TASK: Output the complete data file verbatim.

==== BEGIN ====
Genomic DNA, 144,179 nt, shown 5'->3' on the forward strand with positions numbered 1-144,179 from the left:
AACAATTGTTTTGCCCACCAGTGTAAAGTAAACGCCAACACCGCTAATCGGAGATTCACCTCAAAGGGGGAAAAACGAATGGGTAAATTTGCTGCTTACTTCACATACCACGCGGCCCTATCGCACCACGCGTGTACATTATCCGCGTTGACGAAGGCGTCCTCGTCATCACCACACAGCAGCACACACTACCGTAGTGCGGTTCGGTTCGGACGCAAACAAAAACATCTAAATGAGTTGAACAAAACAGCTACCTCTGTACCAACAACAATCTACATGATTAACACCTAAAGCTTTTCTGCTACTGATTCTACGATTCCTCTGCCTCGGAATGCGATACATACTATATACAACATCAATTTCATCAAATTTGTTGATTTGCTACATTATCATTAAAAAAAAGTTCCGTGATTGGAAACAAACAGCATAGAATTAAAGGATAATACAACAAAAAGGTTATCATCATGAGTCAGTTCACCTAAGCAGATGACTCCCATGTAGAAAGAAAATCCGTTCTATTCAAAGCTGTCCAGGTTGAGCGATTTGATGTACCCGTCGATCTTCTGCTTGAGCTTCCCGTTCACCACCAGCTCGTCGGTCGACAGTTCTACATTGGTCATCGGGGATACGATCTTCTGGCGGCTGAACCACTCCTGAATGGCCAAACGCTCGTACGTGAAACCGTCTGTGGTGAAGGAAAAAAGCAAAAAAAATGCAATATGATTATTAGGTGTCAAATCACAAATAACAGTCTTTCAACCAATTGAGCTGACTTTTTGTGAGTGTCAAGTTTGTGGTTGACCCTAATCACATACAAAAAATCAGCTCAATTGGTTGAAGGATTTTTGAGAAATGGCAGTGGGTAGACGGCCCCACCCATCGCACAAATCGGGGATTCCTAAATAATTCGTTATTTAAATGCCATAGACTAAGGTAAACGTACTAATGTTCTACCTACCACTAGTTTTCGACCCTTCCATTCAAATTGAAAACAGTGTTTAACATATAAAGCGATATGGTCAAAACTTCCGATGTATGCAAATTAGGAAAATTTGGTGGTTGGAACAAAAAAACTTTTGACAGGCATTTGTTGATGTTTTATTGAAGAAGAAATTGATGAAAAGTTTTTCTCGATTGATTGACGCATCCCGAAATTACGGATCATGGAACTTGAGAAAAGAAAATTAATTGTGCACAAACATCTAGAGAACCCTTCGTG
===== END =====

Genomic DNA, 144,179 nt, shown 5'->3' on the forward strand with positions numbered 1-144,179 from the left:
AACAATTGTTTTGCCCACCAGTGTAAAGTAAACGCCAACACCGCTAATCGGAGATTCACCTCAAAGGGGGAAAAACGAATGGGTAAATTTGCTGCTTACTTCACATACCACGCGGCCCTATCGCACCACGCGTGTACATTATCCGCGTTGACGAAGGCGTCCTCGTCATCACCACACAGCAGCACACACTACCGTAGTGCGGTTCGGTTCGGACGCAAACAAAAACATCTAAATGAGTTGAACAAAACAGCTACCTCTGTACCAACAACAATCTACATGATTAACACCTAAAGCTTTTCTGCTACTGATTCTACGATTCCTCTGCCTCGGAATGCGATACATACTATATACAACATCAATTTCATCAAATTTGTTGATTTGCTACATTATCATTAAAAAAAAGTTCCGTGATTGGAAACAAACAGCATAGAATTAAAGGATAATACAACAAAAAGGTTATCATCATGAGTCAGTTCACCTAAGCAGATGACTCCCATGTAGAAAGAAAATCCGTTCTATTCAAAGCTGTCCAGGTTGAGCGATTTGATGTACCCGTCGATCTTCTGCTTGAGCTTCCCGTTCACCACCAGCTCGTCGGTCGACAGTTCTACATTGGTCATCGGGGATACGATCTTCTGGCGGCTGAACCACTCCTGAATGGCCAAACGCTCGTACGTGAAACCGTCTGTGGTGAAGGAAAAAAGCAAAAAAAATGCAATATGATTATTAGGTGTCAAATCACAAATAACAGTCTTTCAACCAATTGAGCTGACTTTTTGTGAGTGTCAAGTTTGTGGTTGACCCTAATCACATACAAAAAATCAGCTCAATTGGTTGAAGGATTTTTGAGAAATGGCAGTGGGTAGACGGCCCCACCCATCGCACAAATCGGGGATTCCTAAATAATTCGTTATTTAAATGCCATAGACTAAGGTAAACGTACTAATGTTCTACCTACCACTAGTTTTCGACCCTTCCATTCAAATTGAAAACAGTGTTTAACATATAAAGCGATATGGTCAAAACTTCCGATGTATGCAAATTAGGAAAATTTGGTGGTTGGAACAAAAAAACTTTTGACAGGCATTTGTTGATGTTTTATTGAAGAAGAAATTGATGAAAAGTTTTTCTCGATTGATTGACGCATCCCGAAATTACGGATCATGGAACTTGAGAAAAGAAAATTAATTGTGCACAAACATCTAGAGAACCCTTCGTG